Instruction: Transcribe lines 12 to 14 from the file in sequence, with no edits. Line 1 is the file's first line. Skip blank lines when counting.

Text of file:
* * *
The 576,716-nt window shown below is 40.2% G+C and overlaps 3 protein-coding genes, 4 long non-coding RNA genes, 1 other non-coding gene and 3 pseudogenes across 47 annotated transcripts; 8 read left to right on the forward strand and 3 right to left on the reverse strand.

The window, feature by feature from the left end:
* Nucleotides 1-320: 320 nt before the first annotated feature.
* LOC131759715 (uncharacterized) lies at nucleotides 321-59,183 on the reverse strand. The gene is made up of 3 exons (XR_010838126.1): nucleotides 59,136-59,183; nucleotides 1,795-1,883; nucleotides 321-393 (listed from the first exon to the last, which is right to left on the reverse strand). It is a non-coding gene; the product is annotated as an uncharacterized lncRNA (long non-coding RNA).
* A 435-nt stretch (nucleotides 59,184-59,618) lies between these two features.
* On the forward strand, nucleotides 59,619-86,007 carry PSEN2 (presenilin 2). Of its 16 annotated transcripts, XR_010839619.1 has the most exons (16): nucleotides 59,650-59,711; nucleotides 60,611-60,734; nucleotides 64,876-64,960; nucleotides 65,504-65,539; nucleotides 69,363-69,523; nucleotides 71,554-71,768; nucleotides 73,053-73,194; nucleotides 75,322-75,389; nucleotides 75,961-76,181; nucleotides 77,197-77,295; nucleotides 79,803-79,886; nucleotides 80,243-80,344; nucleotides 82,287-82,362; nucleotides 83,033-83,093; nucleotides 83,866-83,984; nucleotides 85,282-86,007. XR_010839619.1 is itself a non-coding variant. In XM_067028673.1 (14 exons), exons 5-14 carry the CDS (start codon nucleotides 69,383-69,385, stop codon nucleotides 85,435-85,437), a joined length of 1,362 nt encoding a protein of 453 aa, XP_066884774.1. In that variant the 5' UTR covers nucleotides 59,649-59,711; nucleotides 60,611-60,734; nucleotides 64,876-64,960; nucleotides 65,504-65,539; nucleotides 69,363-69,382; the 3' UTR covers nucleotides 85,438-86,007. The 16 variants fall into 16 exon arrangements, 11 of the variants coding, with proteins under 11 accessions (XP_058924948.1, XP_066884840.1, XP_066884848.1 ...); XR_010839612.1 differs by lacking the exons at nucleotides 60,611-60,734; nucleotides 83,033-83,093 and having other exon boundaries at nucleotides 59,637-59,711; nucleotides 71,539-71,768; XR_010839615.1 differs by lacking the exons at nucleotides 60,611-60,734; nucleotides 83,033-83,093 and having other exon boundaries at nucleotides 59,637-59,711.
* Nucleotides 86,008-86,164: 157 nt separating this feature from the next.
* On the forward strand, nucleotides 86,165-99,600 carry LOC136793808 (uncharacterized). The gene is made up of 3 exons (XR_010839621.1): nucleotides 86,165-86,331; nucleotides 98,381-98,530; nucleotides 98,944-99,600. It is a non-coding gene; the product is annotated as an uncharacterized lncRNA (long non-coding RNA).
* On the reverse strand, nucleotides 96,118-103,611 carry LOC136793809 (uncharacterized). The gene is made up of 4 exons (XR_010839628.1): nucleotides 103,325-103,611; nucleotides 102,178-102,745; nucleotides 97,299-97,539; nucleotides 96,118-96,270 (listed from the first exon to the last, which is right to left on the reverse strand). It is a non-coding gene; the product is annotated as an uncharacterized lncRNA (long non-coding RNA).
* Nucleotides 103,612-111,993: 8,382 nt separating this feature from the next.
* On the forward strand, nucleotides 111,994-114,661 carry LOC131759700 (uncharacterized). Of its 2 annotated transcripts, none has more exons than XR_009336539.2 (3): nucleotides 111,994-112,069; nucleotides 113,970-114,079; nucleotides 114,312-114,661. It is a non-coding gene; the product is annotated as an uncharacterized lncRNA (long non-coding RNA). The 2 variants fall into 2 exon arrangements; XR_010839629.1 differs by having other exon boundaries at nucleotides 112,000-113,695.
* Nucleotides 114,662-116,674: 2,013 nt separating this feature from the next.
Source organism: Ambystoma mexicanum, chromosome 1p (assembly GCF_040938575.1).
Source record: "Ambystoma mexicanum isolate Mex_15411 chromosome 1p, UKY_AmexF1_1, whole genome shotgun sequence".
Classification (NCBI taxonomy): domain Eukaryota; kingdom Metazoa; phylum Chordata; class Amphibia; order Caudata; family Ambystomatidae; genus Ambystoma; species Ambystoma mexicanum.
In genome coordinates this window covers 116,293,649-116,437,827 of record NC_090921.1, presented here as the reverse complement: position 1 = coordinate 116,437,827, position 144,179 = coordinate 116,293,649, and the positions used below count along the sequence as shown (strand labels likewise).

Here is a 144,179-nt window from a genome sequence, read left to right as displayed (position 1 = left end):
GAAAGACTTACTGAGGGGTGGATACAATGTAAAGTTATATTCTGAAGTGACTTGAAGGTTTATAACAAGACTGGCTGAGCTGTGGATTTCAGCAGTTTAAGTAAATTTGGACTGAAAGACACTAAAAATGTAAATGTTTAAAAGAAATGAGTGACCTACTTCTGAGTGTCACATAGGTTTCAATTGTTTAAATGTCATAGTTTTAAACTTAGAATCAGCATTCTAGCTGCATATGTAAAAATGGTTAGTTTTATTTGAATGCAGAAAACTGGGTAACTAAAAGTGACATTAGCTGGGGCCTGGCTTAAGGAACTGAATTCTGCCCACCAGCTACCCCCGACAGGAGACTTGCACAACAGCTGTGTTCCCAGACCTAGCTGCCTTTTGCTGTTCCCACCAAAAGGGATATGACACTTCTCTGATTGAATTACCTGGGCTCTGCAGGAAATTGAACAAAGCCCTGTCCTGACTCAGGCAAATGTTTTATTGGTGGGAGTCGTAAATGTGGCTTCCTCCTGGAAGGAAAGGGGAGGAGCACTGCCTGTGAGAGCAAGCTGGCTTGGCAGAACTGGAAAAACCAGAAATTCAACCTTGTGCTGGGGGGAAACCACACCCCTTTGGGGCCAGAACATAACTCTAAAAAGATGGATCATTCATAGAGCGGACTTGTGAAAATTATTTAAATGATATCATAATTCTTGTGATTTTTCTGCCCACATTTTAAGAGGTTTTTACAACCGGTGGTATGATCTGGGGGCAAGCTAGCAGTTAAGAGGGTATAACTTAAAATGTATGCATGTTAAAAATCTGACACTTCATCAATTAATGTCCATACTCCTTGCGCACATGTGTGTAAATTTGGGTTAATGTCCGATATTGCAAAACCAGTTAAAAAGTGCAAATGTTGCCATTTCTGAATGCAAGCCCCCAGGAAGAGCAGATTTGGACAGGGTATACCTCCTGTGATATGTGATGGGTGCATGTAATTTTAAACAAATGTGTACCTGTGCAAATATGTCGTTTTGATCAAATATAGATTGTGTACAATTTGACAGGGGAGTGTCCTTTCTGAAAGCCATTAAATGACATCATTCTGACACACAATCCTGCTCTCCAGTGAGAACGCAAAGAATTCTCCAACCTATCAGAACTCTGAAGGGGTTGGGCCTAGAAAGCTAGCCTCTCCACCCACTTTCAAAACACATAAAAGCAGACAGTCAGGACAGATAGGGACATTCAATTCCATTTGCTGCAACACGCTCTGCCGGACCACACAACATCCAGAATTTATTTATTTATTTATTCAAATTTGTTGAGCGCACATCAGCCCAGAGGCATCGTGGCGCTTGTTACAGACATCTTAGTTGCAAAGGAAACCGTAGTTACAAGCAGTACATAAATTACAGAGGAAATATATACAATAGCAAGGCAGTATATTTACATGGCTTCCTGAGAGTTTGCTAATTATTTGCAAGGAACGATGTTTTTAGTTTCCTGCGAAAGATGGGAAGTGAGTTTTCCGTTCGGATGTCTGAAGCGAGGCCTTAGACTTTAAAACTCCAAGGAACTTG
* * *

* Nucleotides 114,662-116,674: 2,013 nt separating this feature from the next.
Source organism: Ambystoma mexicanum, chromosome 1p (assembly GCF_040938575.1).
Source record: "Ambystoma mexicanum isolate Mex_15411 chromosome 1p, UKY_AmexF1_1, whole genome shotgun sequence".